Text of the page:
NHS International Recruitment Project

NHS International Recruitment

Guest blog by Dr Ian Wilson, Deputy Medical Director

Recruiting colleagues from overseas is nothing new; our NHS has depended on internationally trained clinicians since its inception. However, our need has consistently grown and finding sufficient doctors who are both well-trained and able to rise to the demands of working in today’s health service, has become harder. Relying on training programmes to provide full rotas hasn’t worked for some time, and ad-hoc plugging of gaps is punitively expensive, unsustainable, and often short-sighted for a Trust that takes pride in our aim to be the best.

As part of a series of innovations, we have promoted, a couple of years ago the Trust undertook a highly successful recruitment trip to India, appointing a small number of exceptional doctors in Emergency Medicine and Radiology, some of whom are on the point of completing Certificate of Eligibility for Specialist Registration (CESR) applications and ready for NHS consultant posts. That success, alongside increasing workforce sustainability concerns, led to a more ambitious plan for 2022.

With a target of 50 posts across ED, Acute Medicine, Anaesthesia, Paediatrics, Women’s Health, ENT, Ophthalmology, Dermatology Haematology, and Paediatrics, the Trust sent a small team for a week into the heat of Trivandrum in Southern India, moving on to Mumbai, to meet, interview and recruit the best doctors to join our UK teams.

Was this a freebie? A nice jolly in the hot Indian sunshine leaving the cold and rain behind? Well, landing at around 5 am with our first interviews at 2 pm until late, and then every day thereafter, this was no holiday jaunt! Corporate meeting rooms are pretty much the same the world over, and recruiting is hard work! We interviewed just over a hundred people over five days in two centers and across ten specialties; we earned our keep.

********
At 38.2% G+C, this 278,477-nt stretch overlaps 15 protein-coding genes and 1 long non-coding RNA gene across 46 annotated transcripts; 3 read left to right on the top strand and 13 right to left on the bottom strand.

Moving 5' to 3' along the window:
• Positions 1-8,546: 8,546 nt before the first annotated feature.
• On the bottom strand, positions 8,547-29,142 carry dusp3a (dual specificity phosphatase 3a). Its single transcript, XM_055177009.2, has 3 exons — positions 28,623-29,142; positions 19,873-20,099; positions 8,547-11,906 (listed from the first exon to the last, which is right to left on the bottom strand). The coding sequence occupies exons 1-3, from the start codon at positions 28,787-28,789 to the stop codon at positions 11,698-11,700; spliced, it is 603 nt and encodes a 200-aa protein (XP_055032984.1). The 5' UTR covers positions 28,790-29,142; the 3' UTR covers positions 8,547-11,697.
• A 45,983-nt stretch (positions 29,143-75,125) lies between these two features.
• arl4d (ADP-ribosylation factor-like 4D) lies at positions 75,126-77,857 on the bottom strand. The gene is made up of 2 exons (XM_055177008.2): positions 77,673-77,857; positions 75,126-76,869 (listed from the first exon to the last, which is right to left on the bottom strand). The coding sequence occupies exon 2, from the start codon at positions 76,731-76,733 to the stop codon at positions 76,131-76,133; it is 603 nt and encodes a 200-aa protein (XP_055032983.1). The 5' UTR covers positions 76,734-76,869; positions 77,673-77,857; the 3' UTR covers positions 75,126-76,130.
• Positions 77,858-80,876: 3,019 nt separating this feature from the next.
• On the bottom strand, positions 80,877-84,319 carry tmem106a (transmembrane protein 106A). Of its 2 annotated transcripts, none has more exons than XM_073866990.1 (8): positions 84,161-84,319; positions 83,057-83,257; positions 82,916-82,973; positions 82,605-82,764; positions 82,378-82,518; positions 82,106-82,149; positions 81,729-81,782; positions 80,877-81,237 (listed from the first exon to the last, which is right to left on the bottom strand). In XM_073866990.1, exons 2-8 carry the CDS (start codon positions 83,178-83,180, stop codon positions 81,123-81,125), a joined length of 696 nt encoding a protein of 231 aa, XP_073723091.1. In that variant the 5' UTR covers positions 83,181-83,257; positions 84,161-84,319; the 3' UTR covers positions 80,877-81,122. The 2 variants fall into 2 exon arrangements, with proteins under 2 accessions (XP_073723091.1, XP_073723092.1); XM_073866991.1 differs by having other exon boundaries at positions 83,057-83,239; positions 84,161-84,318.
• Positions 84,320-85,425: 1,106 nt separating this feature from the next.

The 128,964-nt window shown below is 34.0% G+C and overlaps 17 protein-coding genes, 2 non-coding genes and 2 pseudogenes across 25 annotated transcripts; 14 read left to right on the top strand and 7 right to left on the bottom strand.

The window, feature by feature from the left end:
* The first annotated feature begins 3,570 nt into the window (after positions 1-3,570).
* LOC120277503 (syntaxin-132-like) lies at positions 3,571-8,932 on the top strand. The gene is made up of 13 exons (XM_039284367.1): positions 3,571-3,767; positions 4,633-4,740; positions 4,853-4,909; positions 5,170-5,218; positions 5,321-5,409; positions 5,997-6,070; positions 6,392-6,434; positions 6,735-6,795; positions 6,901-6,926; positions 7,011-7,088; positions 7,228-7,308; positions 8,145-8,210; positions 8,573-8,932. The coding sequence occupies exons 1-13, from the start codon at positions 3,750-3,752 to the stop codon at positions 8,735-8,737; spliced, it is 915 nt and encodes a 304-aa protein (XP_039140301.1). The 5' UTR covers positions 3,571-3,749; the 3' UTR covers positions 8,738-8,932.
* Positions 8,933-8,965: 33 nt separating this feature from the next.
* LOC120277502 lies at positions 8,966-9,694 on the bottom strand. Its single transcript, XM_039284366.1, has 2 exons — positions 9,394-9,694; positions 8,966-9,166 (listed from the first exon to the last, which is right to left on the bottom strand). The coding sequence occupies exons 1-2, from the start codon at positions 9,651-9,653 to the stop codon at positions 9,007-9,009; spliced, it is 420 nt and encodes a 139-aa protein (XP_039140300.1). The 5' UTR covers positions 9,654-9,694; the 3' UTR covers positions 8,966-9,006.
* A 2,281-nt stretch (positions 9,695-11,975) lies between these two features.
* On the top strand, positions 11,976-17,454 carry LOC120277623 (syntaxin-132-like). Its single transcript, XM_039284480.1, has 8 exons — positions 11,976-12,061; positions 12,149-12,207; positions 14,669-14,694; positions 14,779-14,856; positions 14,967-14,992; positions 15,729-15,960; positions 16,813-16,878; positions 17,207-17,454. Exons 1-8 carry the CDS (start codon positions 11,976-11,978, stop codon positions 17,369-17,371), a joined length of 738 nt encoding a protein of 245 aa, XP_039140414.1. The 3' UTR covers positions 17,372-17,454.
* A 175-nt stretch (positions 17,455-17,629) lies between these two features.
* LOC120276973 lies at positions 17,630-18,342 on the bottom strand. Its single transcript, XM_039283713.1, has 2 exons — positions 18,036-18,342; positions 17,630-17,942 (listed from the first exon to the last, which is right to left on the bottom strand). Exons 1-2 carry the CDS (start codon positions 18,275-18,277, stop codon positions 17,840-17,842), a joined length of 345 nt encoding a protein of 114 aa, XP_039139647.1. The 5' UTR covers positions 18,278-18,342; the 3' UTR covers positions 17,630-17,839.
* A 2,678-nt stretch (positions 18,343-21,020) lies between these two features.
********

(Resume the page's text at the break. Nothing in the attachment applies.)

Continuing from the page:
Recruiting is expensive; getting it wrong costs more. Sure, you can interview by video but it tends to be a bit transactional and there’s no substitute for being in the room to assess the person, not just the CV. What data exists suggests a much higher conversion rate to sustained employment from a face-to-face interview. So, whilst we were really well supported by clinical expertise calling in from the UK, most interviews had a face-to-face element and we benefitted from the clinical and cultural knowledge of Drs Anu Saxena (obstetrics) and Satish Narasimhula (anaesthesia) to get a clearer insight into candidates’ expectations and how to best challenge them so that we got the clearest pictures and made the best decisions.

There were other gains from having a team physically present, some of which caught me a little by surprise. For example, the vibe that was created just by us being out there, taking an interest in applicants, and meeting with people. Mid-Yorkshire isn’t on most Indian doctors’ minds when they think of the UK. Hearing that we had sent a team over changed that. People we met, and especially people we offered posts to, told their friends, and their friends told others; and the visibility and positive attitude we took with us clearly caught on.

We spent a day at a national conference on emergency medicine. Speaking at a well-attended meeting, Emergency Medicine Consultants, Sarah Robertshaw, and David Hall outlined the benefits and challenges of working in the UK, and how the structured CESR (and particularly the Mid-Yorkshire) programme works. Someone foolishly handed me a microphone so I bounced around the room taking questions and promoting our unique MYDoc model which has been successfully taken forward in surgery and which has so much more potential. I was surprised and, frankly, proud to hear how much awareness there was of that initiative, and emerging awareness of Mid-Yorkshire as a place to come to work, train and live. Although it has to be said that the crowds surrounding David and Sarah afterwards were more interested in information about passing the RCEM exams and Sarah’s experience of F1 Motorsport, respectively. Without having my own posse of adoring fans, I soon slunk off to peel myself out of my less-than fragrant suit and tie…